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Glossy Ibis
(Plegadis falcinellus)

Glossy Ibis

General description

The Glossy Ibis is a mid-sized, slender ibis with dark chestnut head, neck and shoulders. The rest of the plumage has a metallic purple or green sheen. Non-breeding plumage is duller.

Juveniles have a dull brown head and neck and generally duller plumage without the sheen of the adults.

Unlike herons, ibises fly with necks outstretched, their flight being graceful and often in V formation.

Sounds made by this rather quiet ibis include a variety of croaks and grunts, including a hoarse grrrr made when breeding.

Name & classification

Scientific name:
Plegadis falcinellus

Common names:
Glossy Ibis (English)
Glansibis (Afrikaans)

Roberts VII english name:
Glossy Ibis

Roberts VII scientific name:
Plegadis falcinellus

Ibises and Spoonbills (Threskiornithidae)

Further information



The diet of the glossy ibis is variable according to the season and is very dependent on what is available.

Prey includes adult and larval insects such as aquatic beetles, dragonflies, damselflies, grasshoppers, crickets, flies and caddisflies, Annelida including leeches, molluscs (e.g. snails and mussels), crustaceans (e.g. crabs and crayfish) and occasionally fish, amphibians, lizards, small snakes and nestling birds.

Glossy ibises undertake dispersal movements after breeding and are very nomadic. The more northerly populations are fully migratory and travel on a broad front, for example across the Sahara Desert. Populations in temperate regions breed during the local spring, while tropical populations nest to coincide with the rainy season.

Nesting is often in mixed-species colonies. When not nesting, flocks of over 100 individuals may occur on migration, and during the winter or dry seasons the species is usually found foraging in small flocks.

Glossy ibises often roost communally at night in large flocks, with other species, occasionally in trees which can be some distance from wetland feeding areas.

The nest is usually a platform of twigs and vegetation positioned at least 1 m above water, sometimes up to 7 m in tall, dense stands of emergent vegetation, low trees or bushes.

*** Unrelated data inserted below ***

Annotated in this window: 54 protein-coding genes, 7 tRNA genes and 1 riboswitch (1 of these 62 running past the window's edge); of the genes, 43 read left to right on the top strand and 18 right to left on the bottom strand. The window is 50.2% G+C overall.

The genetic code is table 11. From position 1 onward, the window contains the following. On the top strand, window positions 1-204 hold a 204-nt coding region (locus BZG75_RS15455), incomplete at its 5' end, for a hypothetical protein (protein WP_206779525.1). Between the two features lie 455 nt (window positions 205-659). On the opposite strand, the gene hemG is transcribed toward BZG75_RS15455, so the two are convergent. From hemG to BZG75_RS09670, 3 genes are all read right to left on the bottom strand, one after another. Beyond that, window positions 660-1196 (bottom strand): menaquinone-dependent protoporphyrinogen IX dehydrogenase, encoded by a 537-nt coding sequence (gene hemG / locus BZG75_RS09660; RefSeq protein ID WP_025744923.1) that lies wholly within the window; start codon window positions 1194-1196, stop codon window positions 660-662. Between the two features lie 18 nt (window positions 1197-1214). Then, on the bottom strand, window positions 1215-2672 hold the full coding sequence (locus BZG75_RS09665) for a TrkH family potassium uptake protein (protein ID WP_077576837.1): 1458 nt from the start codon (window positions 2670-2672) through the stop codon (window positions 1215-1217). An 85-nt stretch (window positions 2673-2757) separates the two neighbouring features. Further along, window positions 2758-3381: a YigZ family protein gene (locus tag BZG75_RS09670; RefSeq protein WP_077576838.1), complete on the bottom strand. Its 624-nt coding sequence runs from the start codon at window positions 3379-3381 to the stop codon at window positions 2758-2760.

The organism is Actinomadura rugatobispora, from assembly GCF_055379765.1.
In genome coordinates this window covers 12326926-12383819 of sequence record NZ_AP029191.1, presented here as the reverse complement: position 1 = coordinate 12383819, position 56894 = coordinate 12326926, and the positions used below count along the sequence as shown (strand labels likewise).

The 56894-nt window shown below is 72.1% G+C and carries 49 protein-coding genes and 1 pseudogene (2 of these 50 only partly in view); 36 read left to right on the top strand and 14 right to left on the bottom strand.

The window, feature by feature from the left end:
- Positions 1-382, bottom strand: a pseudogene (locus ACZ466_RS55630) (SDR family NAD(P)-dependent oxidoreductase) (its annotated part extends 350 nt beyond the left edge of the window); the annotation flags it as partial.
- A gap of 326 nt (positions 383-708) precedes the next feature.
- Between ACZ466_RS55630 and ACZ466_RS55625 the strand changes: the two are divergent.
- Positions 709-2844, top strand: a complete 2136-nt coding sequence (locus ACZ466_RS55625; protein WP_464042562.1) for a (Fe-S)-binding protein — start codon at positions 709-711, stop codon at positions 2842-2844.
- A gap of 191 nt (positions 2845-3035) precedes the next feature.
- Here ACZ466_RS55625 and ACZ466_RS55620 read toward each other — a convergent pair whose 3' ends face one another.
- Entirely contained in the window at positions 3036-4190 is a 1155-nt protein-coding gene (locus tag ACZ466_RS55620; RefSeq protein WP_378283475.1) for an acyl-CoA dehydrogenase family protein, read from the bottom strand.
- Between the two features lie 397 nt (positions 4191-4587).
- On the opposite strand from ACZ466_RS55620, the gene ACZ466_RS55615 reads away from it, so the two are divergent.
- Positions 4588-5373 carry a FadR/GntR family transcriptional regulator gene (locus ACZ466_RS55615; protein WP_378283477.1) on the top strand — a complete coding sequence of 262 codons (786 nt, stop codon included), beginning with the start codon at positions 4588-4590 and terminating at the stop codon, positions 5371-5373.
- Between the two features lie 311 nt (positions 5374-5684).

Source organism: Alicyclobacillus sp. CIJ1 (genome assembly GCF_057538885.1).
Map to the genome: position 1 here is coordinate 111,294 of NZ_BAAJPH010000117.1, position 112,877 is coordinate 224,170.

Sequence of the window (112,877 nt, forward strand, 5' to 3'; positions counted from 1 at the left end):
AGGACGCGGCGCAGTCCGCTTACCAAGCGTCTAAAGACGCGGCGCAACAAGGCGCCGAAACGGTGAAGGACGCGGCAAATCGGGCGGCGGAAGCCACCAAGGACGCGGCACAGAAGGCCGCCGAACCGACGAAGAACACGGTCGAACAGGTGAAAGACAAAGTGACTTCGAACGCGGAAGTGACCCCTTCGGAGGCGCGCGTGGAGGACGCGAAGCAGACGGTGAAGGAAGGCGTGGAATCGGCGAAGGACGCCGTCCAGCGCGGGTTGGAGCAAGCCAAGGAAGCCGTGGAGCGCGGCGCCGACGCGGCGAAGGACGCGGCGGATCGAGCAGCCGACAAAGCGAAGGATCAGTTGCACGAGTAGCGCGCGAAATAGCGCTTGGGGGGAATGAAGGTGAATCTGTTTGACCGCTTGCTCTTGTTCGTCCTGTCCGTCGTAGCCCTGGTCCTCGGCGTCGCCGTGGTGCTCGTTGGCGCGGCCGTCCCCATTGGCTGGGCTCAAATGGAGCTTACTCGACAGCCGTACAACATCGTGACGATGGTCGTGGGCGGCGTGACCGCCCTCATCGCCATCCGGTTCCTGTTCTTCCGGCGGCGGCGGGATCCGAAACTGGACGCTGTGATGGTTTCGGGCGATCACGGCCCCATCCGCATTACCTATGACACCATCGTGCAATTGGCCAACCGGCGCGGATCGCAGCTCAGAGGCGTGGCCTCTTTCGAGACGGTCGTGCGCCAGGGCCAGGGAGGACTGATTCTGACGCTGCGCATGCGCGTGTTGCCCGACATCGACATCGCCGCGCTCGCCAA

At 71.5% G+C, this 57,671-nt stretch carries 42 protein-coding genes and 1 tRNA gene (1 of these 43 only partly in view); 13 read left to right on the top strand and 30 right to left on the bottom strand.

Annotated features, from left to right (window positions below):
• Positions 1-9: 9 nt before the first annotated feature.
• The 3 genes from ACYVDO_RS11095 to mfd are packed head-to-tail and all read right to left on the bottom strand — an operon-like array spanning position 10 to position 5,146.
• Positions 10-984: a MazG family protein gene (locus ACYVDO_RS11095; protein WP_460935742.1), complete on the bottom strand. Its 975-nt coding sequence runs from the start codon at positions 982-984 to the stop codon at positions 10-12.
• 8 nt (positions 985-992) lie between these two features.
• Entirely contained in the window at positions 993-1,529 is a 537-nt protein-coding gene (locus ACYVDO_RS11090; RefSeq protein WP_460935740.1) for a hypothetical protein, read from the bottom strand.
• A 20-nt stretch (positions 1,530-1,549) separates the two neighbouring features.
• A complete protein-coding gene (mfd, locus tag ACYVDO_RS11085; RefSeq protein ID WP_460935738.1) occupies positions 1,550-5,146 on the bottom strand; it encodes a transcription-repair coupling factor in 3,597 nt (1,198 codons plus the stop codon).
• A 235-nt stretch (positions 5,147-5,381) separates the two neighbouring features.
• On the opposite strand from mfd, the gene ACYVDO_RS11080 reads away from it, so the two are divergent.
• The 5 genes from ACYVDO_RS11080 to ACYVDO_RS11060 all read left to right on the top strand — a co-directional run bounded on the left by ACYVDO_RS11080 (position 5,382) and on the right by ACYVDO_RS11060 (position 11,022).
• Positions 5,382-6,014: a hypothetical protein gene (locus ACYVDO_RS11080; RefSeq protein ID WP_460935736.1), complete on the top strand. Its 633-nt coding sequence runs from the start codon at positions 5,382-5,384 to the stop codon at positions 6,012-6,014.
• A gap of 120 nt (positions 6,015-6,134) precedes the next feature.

3 to 4 eggs (occasionally 5) are laid, and are incubated by both male and female birds for between 20 and 23 days.

The young can leave the nest after about 7 days, but the parents continue to feed them for another 6 or 7 weeks.

The young fledge in about 28 days.

Natural distribution:
This is a generally uncommon resident in South Africa, with both sedentary and nomadic populations.

On a global scale, this is the most widespread ibis species, breeding in scattered sites in warm regions of Europe, Asia, Africa, Australia, and the Atlantic and Caribbean regions of the Americas.

It is thought to have originated in the Old World and spread naturally from Africa to northern South America in the 19th century, from where it spread to North America. This species is mostly migratory and most European birds winter in Africa.

Glossy ibises feed in very shallow water and nest in freshwater or brackish wetlands with tall dense stands of emergent vegetation such as reeds, papyrus or rushes) and low trees or bushes.

They show a preference for marshes at the margins of lakes and rivers but can also be found at lagoons, flood-plains, wet meadows, swamps, reservoirs, sewage ponds, paddies and irrigated farmland. It is less commonly found in coastal locations such as estuaries, deltas, salt marshes and coastal lagoons.

Preferred roosting sites are normally in large trees which may be distant from the feeding areas.

The glossy ibis is one of the species to which the Agreement on the Conservation of African-Eurasian Migratory Waterbirds (AEWA) applies.

Glossy ibises are threatened by wetland habitat degradation and loss through drainage, increased salinity, groundwater extraction and invasion by exotic plants.

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